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W.Va. Bets on ‘Limited Video Lottery’ law changes

By Joselyn King

The Intelligencer/Wheeling News-Register Staff

WHEELING, W.Va. — A move by the West Virginia Legislature to increase the number of limited video lottery machines permitted at one location — while gradually decreasing the overall number of LVL retail outlets — could mean an additional $20 million for the cash-strapped state this year, and as much as $15 million annually in succeeding years.

A measure passed this year raises the number of devices a licensed LVL retailer can operate at one location from five to seven, and LVL operators across the state are preparing to bid on at least 750 video lottery machines coming up for bid Aug. 2, according to Wheeling resident Anthony J. “Herk” Sparachane, president of the West Virginia Amusement and Limited Video Lottery Association.

The bidding process is expected to generate by itself about $5 million for fiscal year 2018, while each of the additional terminals comes with a $1,000 permit fee.

And a Marshall University study estimates $12 million to $15 million in tax revenue also would be generated annually by the additional devices in the coming years, Sparachane said.

He added there are presently about 6,700 LVL machines in West Virginia located in about 1,333 locations, and the legislation passed seeks to lower the overall number of locations to fewer than 1,250 before current permits expire in 2021.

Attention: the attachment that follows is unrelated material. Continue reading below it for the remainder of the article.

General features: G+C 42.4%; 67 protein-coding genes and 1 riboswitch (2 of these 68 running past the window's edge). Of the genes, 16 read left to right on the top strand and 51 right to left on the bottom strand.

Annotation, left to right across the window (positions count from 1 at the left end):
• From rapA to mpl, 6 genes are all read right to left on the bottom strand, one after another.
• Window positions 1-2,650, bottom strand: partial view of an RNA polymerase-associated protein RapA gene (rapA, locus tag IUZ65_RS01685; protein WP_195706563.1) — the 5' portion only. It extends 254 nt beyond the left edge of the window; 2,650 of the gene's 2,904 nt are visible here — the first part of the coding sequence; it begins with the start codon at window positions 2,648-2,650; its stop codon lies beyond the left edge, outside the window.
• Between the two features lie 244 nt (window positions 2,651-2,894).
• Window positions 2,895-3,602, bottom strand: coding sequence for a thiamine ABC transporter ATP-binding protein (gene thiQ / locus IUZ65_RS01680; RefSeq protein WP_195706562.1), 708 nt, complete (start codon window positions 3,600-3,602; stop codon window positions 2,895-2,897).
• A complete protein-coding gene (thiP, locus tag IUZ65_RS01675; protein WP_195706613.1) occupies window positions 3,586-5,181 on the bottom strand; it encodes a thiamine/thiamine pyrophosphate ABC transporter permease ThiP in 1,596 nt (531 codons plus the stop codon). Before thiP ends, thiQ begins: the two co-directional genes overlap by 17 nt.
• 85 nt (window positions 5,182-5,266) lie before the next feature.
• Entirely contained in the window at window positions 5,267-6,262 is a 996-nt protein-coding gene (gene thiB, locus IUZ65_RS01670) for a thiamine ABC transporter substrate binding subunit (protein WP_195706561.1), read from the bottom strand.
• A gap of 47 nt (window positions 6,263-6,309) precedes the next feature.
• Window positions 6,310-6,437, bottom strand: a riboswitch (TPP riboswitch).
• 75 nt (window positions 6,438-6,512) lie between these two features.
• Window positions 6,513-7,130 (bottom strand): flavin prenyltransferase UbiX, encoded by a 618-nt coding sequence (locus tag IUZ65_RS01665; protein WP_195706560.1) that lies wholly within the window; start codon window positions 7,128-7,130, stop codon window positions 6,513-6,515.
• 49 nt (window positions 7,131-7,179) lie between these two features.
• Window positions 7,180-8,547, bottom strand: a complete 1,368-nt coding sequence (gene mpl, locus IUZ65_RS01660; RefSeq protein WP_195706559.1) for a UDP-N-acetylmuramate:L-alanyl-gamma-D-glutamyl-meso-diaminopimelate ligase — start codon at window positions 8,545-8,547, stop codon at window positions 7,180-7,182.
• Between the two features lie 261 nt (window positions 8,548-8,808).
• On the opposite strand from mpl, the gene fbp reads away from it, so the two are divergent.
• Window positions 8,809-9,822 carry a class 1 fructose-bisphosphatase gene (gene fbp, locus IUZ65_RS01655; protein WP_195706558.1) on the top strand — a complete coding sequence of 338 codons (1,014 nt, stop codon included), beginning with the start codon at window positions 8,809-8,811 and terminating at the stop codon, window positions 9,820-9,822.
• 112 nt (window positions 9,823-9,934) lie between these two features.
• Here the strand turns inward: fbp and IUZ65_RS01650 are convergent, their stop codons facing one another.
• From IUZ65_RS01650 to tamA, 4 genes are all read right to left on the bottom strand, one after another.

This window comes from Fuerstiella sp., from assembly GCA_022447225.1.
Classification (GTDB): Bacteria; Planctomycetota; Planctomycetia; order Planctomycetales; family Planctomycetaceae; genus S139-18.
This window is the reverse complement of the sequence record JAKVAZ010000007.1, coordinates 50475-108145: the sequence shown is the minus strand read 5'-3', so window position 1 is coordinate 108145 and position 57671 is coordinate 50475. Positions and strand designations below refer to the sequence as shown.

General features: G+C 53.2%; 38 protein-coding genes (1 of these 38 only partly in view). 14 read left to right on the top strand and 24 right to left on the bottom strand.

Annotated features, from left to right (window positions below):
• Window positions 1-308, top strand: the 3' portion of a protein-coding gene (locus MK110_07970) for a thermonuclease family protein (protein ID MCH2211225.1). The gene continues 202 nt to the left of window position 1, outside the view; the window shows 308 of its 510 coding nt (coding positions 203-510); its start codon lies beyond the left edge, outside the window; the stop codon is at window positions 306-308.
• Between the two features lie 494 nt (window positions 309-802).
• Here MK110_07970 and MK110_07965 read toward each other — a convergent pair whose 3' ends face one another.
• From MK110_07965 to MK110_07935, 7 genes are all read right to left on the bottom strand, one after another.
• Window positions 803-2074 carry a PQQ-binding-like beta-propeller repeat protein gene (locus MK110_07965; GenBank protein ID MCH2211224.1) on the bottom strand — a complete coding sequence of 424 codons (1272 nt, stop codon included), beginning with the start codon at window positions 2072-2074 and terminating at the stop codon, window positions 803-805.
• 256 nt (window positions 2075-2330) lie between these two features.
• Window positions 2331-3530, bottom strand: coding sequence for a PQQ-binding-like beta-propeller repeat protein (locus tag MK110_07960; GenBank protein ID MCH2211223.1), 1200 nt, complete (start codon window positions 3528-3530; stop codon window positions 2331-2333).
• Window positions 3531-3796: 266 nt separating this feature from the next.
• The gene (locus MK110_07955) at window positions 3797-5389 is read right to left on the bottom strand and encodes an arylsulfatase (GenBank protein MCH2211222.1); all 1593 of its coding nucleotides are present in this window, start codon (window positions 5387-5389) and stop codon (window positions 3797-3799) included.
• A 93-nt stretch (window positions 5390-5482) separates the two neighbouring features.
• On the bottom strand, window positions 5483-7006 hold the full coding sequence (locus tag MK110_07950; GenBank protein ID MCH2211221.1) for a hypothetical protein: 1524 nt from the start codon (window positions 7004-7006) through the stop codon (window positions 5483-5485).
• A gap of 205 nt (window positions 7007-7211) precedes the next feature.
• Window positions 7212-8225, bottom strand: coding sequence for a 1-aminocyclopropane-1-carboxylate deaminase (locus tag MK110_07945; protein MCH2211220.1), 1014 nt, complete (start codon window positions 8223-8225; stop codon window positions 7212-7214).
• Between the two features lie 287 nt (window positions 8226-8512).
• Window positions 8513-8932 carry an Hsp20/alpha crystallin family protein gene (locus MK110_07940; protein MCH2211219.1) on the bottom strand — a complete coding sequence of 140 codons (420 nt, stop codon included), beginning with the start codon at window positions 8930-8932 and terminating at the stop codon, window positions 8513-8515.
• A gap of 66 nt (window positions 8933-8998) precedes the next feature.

West Virginia already has made moves to reduce the number of both LVL devices and retail locations, according to Sparachane. A decade ago, there were 8,400 machines across the state, and 1,800 retail locations.

He believes placing more machines at fewer — though more profitable — locations will result in more tax revenue for West Virginia.

“The state needs more income, and they want them in better locations,”Sparachane said. “The small places can’t make it. It’s about survival of the fittest now. What we’ve been telling the state is, if you are in the gambling business, you can’t halfway do it. You have to go in all together, or you don’t do it.”

He said the West Virginia Amusement and Limited Video Lottery Association for 10 years has been pressing the state to increase the number of LVL machines, while decreasing the number of locations.

Laws pertaining to the operation of LVLs in West Virginia were written in 2000, and much has changed since then. Increases in the minimum wage for employees, as well as other expenses pertaining to the operation of the machines, has made it “harder for the little guy to survive as costs go up,” according to Sparachane.

“The state kept waiting and waiting, and there was money to be made,” he said.

Sparachane had planned to step down as association president last October, but the group’s lobbyist, Michael Haid, convinced him to stay on “one more year,” as he sensed a new gubernatorial administration would be more receptive to the association’s ideas.

Now that the measure has been signed into law by Gov. Jim Justice and bidding for the LVLs is scheduled, Sparachane said he plans to retire from the position in October.

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